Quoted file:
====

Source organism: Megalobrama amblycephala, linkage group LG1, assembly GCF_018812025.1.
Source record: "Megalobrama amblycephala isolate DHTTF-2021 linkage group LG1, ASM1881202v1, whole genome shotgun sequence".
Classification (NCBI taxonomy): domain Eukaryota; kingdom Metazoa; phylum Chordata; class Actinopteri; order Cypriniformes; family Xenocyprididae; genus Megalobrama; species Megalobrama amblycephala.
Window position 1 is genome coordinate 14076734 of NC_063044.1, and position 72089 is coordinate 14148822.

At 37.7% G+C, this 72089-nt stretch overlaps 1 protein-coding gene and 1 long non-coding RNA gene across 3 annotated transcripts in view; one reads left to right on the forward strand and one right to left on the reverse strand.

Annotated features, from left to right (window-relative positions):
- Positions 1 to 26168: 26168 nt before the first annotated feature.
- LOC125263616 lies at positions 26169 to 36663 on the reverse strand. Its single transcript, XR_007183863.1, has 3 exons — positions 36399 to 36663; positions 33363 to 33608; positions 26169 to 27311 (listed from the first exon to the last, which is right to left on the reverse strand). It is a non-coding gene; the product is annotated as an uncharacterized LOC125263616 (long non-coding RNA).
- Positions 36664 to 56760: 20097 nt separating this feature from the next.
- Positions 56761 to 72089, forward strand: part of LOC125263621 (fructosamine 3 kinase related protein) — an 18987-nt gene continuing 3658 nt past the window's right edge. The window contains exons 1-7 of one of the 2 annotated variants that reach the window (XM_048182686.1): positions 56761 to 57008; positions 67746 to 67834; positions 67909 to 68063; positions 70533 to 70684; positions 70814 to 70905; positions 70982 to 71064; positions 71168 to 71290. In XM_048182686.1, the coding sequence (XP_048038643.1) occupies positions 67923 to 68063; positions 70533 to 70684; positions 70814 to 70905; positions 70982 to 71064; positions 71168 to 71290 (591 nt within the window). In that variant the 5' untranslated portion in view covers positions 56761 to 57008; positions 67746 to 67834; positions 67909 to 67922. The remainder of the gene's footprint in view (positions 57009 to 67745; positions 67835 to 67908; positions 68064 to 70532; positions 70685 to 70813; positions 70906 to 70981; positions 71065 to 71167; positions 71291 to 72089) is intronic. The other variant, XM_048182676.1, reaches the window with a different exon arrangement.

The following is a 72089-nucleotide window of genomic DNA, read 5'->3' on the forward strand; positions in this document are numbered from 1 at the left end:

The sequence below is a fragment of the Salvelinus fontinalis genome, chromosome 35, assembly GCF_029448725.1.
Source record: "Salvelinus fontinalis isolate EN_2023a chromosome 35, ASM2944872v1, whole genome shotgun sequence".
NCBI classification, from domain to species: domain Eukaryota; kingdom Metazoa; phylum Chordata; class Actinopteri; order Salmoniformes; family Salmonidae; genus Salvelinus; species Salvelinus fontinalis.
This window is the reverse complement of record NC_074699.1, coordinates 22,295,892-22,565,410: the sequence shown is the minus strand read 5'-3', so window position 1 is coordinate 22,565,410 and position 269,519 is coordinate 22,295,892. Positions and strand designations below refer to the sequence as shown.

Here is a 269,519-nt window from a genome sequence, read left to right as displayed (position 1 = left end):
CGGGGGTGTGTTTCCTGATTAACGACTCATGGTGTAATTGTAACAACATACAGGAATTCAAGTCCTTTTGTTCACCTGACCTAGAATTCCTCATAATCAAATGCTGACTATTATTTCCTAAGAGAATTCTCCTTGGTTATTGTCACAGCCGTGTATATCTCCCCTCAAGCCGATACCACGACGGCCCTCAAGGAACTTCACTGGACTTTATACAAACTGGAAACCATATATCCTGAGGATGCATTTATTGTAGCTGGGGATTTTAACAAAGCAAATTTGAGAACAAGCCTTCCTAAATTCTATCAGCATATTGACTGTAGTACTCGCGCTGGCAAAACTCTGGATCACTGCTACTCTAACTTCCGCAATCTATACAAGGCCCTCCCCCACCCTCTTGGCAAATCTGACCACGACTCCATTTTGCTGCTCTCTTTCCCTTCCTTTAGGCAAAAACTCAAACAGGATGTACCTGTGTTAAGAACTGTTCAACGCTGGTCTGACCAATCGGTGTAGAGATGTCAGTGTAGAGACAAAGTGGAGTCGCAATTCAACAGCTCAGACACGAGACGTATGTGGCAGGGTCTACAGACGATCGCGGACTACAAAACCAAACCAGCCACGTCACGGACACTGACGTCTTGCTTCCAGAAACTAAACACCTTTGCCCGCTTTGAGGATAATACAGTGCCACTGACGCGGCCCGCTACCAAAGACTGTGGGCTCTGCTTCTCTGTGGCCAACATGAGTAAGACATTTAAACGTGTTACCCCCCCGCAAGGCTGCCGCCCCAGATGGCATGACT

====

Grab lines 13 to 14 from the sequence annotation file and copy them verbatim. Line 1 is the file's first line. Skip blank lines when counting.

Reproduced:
Source record: "Salvelinus fontinalis isolate EN_2023a chromosome 35, ASM2944872v1, whole genome shotgun sequence".
NCBI classification, from domain to species: domain Eukaryota; kingdom Metazoa; phylum Chordata; class Actinopteri; order Salmoniformes; family Salmonidae; genus Salvelinus; species Salvelinus fontinalis.